From this base camp the climb to the top of the mountain down which Cooper was brought is approximately three miles.

Summoned from the Banff by the police, Kutschera reached the base camp late Wednesday night, travelling by pony over the log-encumbered trail. Darkness prevented any attempt until dawn, but by 3 a.m. the start was made to scale End Mountain. Accompanying Kutschera were Constable Solway and members of the “Y” climbing party, including Geo. Page, Nick Pearce, and John Kansen, of Regina, and Jack McDougall.

Reaching Cooper on the for-enshrouded mountain shortly after 6 a.m., it was after 1 in the afternoon before he could be brought down to the base camp, where, after a rest, his rescuers were able to bring him to the lumber camp by pack pony, thence to Bow fort by shortly after 6 on Thursday.

“Victor Was Splendid”

Cooper was conscious throughout the two nights he spent on the ledge-awaiting rescue.

“I was sure it would come,” he told me. “Somehow, I was not afraid, and the time did not seem terribly long. Cold? Well, it was a bit, but I was wearing heavy woolen climbing kit, and it might have been far worse if it had been a few days before, when we had snow up here, and while I was pretty hungry the first day, I had water handy from a trickle of melting snow.  That, however, dried up today. And it would have been rather ought if I had not been down today.”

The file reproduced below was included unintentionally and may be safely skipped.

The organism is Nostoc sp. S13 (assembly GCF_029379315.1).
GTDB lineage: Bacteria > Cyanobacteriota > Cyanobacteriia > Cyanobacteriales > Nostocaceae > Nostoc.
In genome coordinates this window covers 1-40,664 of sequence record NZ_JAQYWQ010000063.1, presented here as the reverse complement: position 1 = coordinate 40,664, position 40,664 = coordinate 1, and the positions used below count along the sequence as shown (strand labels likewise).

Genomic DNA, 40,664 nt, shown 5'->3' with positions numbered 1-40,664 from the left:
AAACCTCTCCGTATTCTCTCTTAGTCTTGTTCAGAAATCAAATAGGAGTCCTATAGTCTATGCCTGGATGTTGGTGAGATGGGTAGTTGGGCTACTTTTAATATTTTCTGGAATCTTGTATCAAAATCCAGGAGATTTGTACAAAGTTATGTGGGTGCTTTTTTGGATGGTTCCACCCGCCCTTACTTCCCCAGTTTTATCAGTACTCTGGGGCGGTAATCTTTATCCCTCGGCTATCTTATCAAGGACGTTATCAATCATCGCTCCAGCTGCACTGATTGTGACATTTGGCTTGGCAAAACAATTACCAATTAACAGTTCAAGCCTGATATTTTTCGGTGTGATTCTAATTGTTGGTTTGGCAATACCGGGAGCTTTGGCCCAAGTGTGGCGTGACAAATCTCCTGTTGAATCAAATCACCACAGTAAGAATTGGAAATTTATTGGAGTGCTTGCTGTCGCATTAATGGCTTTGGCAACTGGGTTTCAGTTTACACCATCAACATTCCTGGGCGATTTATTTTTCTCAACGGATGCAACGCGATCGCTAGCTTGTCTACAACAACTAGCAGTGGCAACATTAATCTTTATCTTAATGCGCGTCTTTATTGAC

“Victor was splendid,” he told me, “and so was John Kansen, with whom I was climbing when I slipped.  He did everything he could to make me comfortable, thought most of the events seem rather hazy.  And the rest of the boys who stuck by, and those who hadn’t the thrill – for I suppose it must be much more of a thrill to be in a rescue party than to be rescued – coming up to the mountain, but had to stay at the lower camps and help things along. Really, though, while I realize what a narrow shave I had, and it was just a climbing accident with no one to blame, it all seems rather hazy. I must have slept a lot of the time for it to go so quickly, and I feel awfully sleepy now.”

Cooper was asleep before I left Bowfort camp.  He had eaten a light meal, the first he had had except for the rations of sugar and milk administered him on the mountain and along the trail to break the long fast gradually, And by his bedside, a frail, while haired little women, the mother who had waited so calmly 10 miles away for her boy to brought down, sat beside him.

Tired and footsore, the other members of the rescue party sat around the lodge telling open-mouthed listeners the story of the exploit.  The “Mountie” jogged back to his post on a weary horse, and at Banff the hero of the rescue prepared to guide a party of tourists into the mountains.

As he had said earlier in the day, “It was nothing, it is all in a day’s work.” But it was just another epic of heroism, where courage and expert knowledge averted what might have developed into tragedy.

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The Calgary Daily Herald, Monday, August 9th, 1937        Page 11

Humphrey Cooper “Much Improved”

Condition of Humphrey Cooper is reported greatly improved over the weekend, by rest after his harrowing experience when he was marooned on a rocky ledge on End Mountain for 40 hours last week. His temperature is now backing to normal with various cuts and abrasions healing nicely. Anxiety is felt regarding the serious injury, which he received to his eye, but Dr. William Hacknaey still has hopes of saving the sight.

See original article on-line 

Here’s a connection to the story in the Ottawa Citizen


Humphery Cooper lived a long life.  He passed away in Calgary in 2007 at the age of 90 years.

His obituary can be found here